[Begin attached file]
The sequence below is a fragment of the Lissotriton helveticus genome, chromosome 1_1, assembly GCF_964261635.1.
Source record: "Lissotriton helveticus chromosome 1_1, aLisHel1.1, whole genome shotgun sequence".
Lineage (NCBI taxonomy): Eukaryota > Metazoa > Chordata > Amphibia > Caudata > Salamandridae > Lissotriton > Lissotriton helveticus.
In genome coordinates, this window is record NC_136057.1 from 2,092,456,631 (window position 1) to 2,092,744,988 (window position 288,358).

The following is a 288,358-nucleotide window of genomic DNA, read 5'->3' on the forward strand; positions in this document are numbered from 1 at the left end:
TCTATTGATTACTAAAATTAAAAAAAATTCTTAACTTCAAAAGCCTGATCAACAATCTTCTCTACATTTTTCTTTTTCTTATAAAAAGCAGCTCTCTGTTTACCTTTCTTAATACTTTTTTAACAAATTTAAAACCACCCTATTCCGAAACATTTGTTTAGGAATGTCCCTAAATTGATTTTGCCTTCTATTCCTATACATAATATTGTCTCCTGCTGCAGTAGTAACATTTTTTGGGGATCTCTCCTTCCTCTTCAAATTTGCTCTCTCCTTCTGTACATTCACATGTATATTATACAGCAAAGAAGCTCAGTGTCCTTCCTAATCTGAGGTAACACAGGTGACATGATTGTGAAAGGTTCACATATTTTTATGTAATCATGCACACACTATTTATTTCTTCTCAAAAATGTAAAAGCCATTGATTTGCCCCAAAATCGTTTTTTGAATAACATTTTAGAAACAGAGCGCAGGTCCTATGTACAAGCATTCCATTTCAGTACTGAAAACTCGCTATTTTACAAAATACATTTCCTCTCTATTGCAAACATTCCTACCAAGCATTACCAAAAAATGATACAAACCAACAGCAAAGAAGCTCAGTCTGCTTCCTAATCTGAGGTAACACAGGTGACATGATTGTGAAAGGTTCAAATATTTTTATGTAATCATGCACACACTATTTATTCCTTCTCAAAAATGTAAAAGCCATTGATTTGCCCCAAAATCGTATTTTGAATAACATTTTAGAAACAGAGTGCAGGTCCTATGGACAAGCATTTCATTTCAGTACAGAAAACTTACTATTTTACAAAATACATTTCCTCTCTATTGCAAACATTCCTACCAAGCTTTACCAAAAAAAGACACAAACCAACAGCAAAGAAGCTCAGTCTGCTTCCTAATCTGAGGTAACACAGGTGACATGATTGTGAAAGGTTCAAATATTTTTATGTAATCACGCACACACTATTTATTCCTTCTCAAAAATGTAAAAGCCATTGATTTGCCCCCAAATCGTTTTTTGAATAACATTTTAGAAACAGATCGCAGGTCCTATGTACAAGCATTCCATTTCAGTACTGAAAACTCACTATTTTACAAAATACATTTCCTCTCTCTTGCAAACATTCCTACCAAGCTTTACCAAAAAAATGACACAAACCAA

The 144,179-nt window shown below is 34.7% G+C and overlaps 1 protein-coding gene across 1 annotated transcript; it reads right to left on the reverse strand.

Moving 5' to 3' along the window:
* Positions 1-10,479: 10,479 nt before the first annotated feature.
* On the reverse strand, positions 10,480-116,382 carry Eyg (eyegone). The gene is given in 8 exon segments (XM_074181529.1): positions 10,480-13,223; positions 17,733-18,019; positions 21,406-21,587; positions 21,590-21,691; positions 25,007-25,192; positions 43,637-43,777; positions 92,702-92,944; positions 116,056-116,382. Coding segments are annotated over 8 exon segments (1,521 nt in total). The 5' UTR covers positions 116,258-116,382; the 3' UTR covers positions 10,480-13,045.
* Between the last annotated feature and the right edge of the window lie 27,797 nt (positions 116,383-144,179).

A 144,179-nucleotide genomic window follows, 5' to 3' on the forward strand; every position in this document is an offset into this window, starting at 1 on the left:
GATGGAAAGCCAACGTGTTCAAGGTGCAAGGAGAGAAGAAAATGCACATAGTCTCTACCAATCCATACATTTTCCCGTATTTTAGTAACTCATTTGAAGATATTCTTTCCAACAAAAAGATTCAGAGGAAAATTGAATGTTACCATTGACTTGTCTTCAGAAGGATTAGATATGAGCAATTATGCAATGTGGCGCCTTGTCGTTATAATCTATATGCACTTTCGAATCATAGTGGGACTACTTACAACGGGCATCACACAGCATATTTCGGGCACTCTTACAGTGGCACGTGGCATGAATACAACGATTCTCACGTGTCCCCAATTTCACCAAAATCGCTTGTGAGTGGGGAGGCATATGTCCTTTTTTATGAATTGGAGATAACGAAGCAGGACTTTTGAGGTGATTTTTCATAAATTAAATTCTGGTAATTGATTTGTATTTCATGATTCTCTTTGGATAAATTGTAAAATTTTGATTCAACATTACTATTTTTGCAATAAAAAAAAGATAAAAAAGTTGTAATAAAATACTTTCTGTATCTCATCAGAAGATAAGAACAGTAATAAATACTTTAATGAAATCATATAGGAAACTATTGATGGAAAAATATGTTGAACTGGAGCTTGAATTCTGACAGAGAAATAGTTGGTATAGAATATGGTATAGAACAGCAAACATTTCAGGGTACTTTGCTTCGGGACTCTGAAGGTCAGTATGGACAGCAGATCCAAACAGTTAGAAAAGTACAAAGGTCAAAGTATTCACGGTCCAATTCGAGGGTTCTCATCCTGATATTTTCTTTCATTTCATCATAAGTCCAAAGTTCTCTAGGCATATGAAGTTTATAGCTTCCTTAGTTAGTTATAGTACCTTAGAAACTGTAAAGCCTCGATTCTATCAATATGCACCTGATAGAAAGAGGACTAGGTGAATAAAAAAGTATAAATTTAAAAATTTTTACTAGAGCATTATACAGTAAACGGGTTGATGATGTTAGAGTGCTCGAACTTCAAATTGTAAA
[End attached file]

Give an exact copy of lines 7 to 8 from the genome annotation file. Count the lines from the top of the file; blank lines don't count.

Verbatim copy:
The 144,179-nt window shown below is 34.7% G+C and overlaps 1 protein-coding gene across 1 annotated transcript; it reads right to left on the reverse strand.

Moving 5' to 3' along the window: